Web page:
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HAR_Sabre

Veteran Driver IV
  • Content Count

    72
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32 Unlicensed

3 Followers

About HAR_Sabre

  • Rank
    3t Young Seedlings

Profile Information*

  • Gender
    Male
  • Location
    IL/WI Border
  • Preferred Trucks
    Kenworth
  • American Garage Location
    Nevada: Las Vegas
  • Known languages
    English

Recent Profile Visitors

862 profile views
  1. Sorry, been busy and just saw your replies. It really depends on the exhaust system on the truck, but generally no, the turbo will never go silent. Straight pipes will let the turbo scream and good mufflers will quiet it down to just a whisper. After a couple years of trucking, I was done with the straight pipes and the truck in my avatar had very quiet mufflers by choice, but I could still hear the turbo all the way through the RPM range.
  2. I don't have an H-pattern shifter on my wheel so I don't know how accurately ATS mirrors real shifting behavior, but you have a couple issues that would cause you to miss shifts in a real truck. First, you're winding out way too far. You should be shifting before 2000 RPM, really closer to 1800 with most engines. And you're letting the RPM drop too far. Each shift will drop only a few hundred RPM, which is why you have 10+ gears. If you're using a transmission in game that is an automatic in reality, like an Allison, they are a completely different animal altogether.
  3. HAR_Sabre

    Map Addition

    It's actually pretty rare in reality for an American trucker to drive into Mexico. Most of the time if you have a load going to Mexico, you'll drop it in a yard or unload it at a warehouse on the American side of the border and a Mexican truck will take it in to Mexico. It is legal for American truckers to drive into Mexico, but most companies don't because of the rampant crime down there.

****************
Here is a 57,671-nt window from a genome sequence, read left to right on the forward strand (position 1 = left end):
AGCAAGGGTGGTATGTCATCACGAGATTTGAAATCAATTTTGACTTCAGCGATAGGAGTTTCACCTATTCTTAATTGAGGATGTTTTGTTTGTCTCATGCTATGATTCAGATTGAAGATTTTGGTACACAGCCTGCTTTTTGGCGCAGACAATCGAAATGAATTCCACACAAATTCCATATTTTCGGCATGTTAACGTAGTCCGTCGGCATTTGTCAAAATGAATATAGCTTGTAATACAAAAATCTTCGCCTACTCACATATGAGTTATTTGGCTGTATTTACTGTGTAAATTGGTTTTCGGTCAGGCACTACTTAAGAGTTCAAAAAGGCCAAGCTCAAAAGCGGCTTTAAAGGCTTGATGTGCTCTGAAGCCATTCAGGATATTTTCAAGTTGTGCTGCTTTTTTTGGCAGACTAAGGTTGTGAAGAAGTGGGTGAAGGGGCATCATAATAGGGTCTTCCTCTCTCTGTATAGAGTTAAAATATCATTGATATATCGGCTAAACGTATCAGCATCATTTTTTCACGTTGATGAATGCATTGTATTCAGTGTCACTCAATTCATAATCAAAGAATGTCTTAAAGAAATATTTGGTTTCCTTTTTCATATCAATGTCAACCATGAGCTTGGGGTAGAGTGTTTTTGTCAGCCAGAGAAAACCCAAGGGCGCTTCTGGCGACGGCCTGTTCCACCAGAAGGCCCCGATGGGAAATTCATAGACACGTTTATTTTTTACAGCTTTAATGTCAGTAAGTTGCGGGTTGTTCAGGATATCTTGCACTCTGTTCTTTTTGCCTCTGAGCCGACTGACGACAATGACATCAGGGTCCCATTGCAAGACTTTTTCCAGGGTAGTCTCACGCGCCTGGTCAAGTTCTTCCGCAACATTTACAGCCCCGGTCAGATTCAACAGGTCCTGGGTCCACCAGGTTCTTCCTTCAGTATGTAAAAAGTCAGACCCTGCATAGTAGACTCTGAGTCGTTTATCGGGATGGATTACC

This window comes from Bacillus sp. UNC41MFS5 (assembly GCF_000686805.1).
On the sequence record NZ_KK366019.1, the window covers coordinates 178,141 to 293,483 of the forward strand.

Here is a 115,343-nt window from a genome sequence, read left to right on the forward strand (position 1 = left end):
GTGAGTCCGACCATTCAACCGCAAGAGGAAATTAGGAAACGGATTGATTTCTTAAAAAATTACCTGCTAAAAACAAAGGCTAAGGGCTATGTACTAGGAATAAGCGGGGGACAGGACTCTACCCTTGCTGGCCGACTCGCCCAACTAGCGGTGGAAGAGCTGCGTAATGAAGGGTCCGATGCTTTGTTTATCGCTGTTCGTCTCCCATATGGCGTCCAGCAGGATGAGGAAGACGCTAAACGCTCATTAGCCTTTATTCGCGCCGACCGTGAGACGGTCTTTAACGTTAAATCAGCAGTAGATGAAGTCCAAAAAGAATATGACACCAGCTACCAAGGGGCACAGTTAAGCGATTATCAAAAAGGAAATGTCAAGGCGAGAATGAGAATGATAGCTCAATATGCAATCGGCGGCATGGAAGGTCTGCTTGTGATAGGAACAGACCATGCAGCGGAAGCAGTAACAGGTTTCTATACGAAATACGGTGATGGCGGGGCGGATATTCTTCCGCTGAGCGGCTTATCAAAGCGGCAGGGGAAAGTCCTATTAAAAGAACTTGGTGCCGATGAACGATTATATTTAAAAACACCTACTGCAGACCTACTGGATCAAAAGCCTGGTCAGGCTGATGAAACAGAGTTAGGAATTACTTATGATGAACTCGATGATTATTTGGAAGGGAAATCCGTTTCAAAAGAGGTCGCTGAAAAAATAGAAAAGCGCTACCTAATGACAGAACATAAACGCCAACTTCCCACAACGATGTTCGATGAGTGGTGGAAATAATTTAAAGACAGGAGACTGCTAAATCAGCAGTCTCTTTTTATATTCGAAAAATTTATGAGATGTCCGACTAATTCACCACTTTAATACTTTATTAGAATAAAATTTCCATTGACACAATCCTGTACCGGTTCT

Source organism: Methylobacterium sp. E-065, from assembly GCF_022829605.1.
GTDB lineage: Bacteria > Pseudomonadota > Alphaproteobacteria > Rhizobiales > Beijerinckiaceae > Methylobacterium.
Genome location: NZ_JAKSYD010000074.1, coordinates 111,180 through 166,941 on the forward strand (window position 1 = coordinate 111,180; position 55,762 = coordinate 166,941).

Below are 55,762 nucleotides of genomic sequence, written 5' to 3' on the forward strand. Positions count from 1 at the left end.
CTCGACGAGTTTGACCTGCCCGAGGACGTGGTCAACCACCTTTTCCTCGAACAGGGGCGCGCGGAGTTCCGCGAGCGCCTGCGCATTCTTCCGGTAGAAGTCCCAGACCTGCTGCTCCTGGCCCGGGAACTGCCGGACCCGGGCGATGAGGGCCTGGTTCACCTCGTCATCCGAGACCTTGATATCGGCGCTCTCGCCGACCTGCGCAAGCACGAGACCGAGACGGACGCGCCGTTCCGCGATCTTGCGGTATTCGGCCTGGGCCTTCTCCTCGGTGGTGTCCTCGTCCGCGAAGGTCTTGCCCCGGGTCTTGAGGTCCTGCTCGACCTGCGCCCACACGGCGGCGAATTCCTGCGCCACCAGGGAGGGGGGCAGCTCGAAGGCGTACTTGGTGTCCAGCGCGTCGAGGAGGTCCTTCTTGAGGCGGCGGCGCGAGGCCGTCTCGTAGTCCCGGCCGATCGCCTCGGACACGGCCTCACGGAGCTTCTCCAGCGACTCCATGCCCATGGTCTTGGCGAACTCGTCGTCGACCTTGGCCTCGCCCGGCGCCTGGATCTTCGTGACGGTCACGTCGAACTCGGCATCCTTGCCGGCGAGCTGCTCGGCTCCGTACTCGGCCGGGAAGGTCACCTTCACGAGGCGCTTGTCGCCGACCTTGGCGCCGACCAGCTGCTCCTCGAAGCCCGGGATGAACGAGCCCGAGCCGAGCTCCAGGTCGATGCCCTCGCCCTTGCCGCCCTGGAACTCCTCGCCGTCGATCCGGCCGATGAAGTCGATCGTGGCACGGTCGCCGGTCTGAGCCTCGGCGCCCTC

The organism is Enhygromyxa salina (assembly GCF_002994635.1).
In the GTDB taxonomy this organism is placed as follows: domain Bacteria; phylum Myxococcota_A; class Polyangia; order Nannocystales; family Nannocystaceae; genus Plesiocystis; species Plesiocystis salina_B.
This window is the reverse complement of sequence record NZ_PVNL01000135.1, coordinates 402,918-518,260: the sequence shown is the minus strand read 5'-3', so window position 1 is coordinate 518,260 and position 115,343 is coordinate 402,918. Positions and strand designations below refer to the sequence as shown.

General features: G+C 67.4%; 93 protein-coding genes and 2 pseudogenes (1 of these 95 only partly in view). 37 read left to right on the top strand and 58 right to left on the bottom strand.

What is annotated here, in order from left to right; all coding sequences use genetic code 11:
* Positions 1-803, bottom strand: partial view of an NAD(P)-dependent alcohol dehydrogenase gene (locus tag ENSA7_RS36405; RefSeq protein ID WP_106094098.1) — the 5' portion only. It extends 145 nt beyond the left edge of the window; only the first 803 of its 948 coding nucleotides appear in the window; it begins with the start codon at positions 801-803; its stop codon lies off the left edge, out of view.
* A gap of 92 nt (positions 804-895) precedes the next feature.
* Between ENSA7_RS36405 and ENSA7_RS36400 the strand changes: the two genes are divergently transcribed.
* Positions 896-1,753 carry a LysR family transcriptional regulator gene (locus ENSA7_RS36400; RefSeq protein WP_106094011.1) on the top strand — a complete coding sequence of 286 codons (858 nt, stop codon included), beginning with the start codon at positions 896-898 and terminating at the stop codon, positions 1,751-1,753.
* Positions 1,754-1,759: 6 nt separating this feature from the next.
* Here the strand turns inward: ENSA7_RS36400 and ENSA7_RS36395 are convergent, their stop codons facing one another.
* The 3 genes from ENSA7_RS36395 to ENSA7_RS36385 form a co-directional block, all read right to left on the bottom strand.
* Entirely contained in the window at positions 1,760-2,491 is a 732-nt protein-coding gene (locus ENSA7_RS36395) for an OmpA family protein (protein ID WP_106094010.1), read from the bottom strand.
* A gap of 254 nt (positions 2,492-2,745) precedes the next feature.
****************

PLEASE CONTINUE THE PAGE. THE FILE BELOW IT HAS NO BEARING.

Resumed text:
4. Hopefully they won't take action against the other drivers in the last 3 videos. Those crashes were totally preventable by you. In the second video you didn't move over to allow the merging driver on the highway even though the left lane was clear and his lane was ending. In the third video, the other driver still had his signal on and was obviously continuing to move to the far left lane, which he had to right of way to do. The 4th one looked like lag, and you were way too close to him. A little bit of defensive driving could have easily prevented those. Not trying to be a jerk, just saying maybe the guy driving your truck needs to take a hard look at his driving skills/style before accusing everyone else...
  5. HAR_Sabre

    ETS/ATS

    Right now nobody is in ATSMP because it's still on an older version of ATS. Player count drops dramatically in the weeks between when SCS updates ATS and when TMP gets updated to support the new version.
  6. HAR_Sabre

    Western star

    Do you have a source for this information? That Cascadia has been up in the teaser thread for a couple years. It's almost a guarantee that if they had a license to release it, it would have been released by now. I think you're wrong about that, I've never heard of Allison being owned by DTNA. At one point they were owned by GM, but GM sold Allison in the early 2000's I believe, and not to DTNA. Detroit Diesel and Allison were tied together through GM in their history, but are not any longer. Thus the Allison license wouldn't be tied in any way to the potential license of Freightliner, Western Star, Sterling, etc.